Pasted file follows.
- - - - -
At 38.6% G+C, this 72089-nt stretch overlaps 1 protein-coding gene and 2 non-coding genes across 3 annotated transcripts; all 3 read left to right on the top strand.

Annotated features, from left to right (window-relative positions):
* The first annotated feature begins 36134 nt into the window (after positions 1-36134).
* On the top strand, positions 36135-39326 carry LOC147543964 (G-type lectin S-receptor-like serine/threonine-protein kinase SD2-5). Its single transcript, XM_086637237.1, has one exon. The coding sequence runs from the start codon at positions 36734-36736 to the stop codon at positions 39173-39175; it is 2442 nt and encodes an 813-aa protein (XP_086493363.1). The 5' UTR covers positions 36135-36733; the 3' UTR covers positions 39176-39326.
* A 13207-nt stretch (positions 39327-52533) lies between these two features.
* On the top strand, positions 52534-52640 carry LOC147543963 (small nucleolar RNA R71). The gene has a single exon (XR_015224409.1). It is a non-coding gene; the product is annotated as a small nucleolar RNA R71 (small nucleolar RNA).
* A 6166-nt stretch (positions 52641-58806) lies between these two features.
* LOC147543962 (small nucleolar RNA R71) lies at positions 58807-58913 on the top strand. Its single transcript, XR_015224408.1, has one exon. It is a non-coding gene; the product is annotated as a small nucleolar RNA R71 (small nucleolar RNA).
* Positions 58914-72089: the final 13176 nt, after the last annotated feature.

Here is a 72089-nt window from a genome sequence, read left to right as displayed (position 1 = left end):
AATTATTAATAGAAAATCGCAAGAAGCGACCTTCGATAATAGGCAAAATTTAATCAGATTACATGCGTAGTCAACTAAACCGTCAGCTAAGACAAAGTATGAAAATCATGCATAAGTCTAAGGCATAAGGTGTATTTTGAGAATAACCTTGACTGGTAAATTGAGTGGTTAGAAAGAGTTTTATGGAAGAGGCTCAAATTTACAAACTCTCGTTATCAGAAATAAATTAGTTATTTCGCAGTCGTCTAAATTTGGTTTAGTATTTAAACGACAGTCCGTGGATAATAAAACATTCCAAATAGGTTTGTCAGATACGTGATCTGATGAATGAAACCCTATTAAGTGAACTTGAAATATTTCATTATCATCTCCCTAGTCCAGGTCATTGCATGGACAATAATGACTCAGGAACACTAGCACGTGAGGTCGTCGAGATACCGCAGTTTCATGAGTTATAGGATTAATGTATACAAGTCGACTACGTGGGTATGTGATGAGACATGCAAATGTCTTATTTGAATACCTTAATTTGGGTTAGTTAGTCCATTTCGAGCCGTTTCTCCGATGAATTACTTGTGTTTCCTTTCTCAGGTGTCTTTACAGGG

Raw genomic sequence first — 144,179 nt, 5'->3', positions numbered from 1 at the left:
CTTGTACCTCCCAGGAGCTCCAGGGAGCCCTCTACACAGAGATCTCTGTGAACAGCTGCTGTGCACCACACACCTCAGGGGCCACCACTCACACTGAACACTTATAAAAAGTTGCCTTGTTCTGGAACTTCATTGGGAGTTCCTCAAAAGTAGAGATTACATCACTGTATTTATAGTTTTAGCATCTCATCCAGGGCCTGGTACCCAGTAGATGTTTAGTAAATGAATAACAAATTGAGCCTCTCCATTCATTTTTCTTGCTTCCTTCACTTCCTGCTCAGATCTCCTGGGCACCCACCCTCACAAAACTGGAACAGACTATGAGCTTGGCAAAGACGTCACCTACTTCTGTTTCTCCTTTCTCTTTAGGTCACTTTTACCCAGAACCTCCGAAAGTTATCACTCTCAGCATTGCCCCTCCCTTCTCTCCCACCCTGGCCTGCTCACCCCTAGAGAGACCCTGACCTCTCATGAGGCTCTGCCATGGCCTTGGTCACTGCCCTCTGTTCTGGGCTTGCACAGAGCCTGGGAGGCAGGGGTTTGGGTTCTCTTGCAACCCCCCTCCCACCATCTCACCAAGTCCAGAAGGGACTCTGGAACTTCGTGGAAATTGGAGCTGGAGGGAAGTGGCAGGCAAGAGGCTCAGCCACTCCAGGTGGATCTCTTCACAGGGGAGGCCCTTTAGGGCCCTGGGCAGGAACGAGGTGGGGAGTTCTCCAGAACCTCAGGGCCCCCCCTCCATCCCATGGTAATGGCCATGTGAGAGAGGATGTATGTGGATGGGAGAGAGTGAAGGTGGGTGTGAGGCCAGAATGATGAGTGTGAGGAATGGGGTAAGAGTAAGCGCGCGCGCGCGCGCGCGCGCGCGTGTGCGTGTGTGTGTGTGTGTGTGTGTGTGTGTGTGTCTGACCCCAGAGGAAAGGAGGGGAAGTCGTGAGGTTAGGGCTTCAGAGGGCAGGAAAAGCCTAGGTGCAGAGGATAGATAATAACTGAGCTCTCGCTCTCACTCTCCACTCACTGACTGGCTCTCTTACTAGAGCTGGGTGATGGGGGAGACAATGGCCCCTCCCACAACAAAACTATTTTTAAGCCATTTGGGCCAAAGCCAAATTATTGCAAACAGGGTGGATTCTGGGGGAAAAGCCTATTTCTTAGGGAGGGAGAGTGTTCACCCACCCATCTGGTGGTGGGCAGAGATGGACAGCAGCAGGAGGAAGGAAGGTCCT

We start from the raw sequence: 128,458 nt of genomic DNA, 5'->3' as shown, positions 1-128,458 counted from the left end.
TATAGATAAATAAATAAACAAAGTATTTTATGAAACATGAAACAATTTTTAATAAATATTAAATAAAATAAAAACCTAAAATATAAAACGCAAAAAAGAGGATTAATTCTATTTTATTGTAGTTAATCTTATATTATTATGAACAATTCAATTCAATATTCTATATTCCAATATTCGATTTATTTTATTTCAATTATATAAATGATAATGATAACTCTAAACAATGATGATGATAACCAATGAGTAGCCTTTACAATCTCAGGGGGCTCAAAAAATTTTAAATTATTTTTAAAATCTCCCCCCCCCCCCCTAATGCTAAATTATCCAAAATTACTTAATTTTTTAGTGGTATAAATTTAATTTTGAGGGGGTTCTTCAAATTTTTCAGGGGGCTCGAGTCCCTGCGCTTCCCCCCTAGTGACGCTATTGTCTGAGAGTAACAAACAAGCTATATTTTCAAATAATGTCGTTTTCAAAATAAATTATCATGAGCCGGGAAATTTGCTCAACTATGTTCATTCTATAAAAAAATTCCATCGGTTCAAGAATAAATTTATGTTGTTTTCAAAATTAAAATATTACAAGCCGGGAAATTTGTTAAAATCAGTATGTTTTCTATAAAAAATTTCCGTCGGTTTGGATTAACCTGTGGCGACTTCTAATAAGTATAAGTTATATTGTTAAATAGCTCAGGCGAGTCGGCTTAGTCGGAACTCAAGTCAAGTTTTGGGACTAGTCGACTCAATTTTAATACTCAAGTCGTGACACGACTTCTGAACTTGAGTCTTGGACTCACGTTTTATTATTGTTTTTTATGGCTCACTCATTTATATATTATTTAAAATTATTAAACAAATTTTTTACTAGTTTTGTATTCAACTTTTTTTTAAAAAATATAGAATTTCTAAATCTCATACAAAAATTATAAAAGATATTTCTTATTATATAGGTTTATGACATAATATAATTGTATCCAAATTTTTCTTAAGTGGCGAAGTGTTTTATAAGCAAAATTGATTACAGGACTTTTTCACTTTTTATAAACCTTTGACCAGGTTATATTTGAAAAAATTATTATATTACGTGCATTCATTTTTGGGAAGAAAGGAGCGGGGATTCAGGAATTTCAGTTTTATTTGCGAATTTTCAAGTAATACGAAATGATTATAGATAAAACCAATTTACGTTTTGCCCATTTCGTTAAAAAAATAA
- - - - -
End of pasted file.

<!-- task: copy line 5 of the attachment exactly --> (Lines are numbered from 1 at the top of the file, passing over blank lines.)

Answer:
* A 13207-nt stretch (positions 39327-52533) lies between these two features.